“Some of the nicest finished spaces in the building are for the stars,” said Populous project manager Kurt Amundsen.

In McGahee-Shangvi’s experience, sports locker rooms geared toward men aren’t the most comfortable spaces for female performers. Having a private area for women to shower or for hours-long makeup, hair and wardrobe sessions are appreciated perks on the road, not to mention money-savers. McGahee-Shangvi usually needs to rent a hotel suite and arrange transportation to the venue, costs that quickly snowball over the course of a tour.

Islanders’ impact

Under Malkin and Jon Ledecky’s ownership, the Islanders have steadily grown into a Stanley Cup contender. And they now have an arena that can boost revenue through greater premium offerings and more seats, but also concerts, retail and parking, giving the team some financial insulation if its results drop off, or NHL play is disrupted for some reason, like a labor conflict or unexpected global health crisis.

UBS Arena Facts

INTERIOR LOOK
The interior design, led by Populous Principal and Senior Interior Designer Tracy Payne, featured, among other materials, 94 kinds of tile and copious wood finishes throughout, part of the venue’s New York Public Library-inspired interior aesthetic. Payne, who also oversaw interior design at Fiserv Forum, was supported by Jump Studios, a Populous-owned design firm based in London that did the interiors at Tottenham Hotspur Stadium.
NO MORE NOSEBLEEDS
UBS Arena’s smallish upper deck is emblematic of another change hitting the sports industry — a gradual shrinkage of the least enticing, least revenue-generating seating sections in lieu of more clubs, bars, and open, seating bowl-facing areas, whether premium or general admission. 
“We absolutely tried to maximize the number of lower bowl seats,” said Populous Senior Principal and architect Jason Carmello. “In terms of the upper bowl, we tried to get people as close to the ice as possible. Those first six [upper] rows are almost suite-level sightlines. It’s not a very large upper bowl.” 
JOB SHUTDOWN
While many of the previous year’s big venue projects were deemed essential work and allowed to continue during the pandemic, the UBS Arena project, guided by Sterling Project Development and done by AECOM Hunt, had a two-month-plus shutdown in 2020 as the New York metro area was hit hard by COVID, making an already tight construction timeline that much slimmer.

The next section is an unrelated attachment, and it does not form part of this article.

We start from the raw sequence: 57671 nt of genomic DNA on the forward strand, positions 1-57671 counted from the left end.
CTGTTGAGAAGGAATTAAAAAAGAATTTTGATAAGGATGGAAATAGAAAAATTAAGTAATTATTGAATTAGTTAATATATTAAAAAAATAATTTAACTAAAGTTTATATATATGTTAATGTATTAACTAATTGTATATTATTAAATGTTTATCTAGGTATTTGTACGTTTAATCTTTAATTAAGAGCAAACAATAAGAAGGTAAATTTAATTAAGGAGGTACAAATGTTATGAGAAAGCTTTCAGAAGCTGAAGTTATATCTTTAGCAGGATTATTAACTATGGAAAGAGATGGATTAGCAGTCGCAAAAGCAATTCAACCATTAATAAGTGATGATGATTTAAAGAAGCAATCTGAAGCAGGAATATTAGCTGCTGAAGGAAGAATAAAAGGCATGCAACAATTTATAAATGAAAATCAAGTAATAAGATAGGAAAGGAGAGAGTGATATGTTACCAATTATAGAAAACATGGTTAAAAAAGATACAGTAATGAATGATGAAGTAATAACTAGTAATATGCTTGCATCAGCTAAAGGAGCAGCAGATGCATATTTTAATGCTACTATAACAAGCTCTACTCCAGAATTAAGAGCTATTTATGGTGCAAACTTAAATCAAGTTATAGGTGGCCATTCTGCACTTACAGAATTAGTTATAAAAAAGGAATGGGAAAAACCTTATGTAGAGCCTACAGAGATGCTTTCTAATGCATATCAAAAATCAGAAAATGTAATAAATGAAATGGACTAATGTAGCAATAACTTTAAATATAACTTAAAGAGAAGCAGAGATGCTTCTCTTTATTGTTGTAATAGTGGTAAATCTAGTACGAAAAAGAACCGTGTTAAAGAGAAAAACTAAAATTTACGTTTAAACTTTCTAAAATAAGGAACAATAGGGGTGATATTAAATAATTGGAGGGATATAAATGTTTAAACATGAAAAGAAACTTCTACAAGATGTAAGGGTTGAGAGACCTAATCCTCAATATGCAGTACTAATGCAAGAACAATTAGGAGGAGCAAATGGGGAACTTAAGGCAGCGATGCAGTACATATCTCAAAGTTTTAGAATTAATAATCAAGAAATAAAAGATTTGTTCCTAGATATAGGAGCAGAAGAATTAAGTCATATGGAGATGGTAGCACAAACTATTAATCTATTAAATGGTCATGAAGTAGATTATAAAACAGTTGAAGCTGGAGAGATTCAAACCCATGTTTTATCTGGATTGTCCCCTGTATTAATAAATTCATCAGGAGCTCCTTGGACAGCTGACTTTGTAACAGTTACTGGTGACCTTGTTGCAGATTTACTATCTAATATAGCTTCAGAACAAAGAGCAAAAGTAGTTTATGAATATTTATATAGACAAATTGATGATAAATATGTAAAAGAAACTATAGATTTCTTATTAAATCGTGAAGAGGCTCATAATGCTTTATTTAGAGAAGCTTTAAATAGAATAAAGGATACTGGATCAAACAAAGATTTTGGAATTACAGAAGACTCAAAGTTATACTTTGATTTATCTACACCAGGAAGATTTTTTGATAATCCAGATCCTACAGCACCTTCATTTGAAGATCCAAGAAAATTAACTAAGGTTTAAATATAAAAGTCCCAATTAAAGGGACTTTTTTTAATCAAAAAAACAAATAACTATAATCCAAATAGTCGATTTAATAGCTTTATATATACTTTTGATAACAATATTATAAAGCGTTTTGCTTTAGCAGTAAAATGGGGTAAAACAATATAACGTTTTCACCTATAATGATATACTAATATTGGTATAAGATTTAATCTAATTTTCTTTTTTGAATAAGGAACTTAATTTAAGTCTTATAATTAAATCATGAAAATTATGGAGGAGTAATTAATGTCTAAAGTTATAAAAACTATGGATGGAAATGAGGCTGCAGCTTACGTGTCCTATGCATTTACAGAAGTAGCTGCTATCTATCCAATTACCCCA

“We literally needed every minute of those 24 months to get this done,” said SPD co-founder Richard Browne. “It was a tremendously challenging job to execute within this compressed time frame.”
FRESH AIR
When it opens, UBS Arena will have more fresh air than any other New York indoor arena, according to Oak View Group CEO Tim Leiweke. M-E Engineers’ novel air circulation system design brings in nearly 100% outside air, a rare occurrence in a hockey arena, which needs to maintain a consistent and cool temperature for ideal ice conditions.
PLENTY OF CLOVER
UBS Arena’s concessions setup is further evidence that belly-up stands are being left behind; there is only one in the building. The concessions options, backed by Delaware North, are otherwise focused on open market concepts with streamlined payment options, including self-checkout. Fiserv partnered with the arena, which has 363 Clover point-of-sale devices deployed throughout the building. — B.M.

Belmont Park’s location reaches a huge addressable ticket audience, according to Bryan Calka, Islanders senior vice president of global partnerships. The vision is that the combination of the arena and its games and shows, and the horse racing track, the shopping, and, eventually, the hotel, will all make Belmont Park a destination for people living not just on Long Island, but also in Connecticut and parts of New Jersey.

Leiweke feels like the New York Arena Partners’ bet on the Long Island market is right so far. The Islanders sold out more than 12,000 season tickets and have a waiting list for the first time in team history. Premium seating sold out, and the sponsorship roster is nearly full. The ability to incorporate brands into the arena, which the Islanders couldn’t do at Nassau Coliseum or Barclays Center, arenas they didn’t own, helped the club far exceed any sponsorship revenue number it imagined pre-UBS Arena, Calka said.

“This has been an amazing opportunity and transformation from a business perspective, all aspects,” he said. “We’re going to see some very large growth, from year to year, for our business.”

UBS Arena’s Goodrich-designed premium offerings include a speakeasy that’s hidden in the venue’s gut, 38 suites, 20 loft boxes, 18 event-level suites with direct access to the seating bowl, and 10 bars that open right onto the seating bowl. Calka called the premium areas the “nicest I’ve seen in my career,” which includes previous stops with the Yankees and BSE Global.

Several of the premium-type spaces are available to ticket holders of any type, including the Heineken Terrace, an outdoor bar above the arena’s main entrance that looks out over the campus. Leiweke thinks that if live music is successful enough, it’s possible the view from the Heineken Terrace could someday include a 5,000-6,000-seat theater somewhere on the property.

“There will be additional development here,” he promised.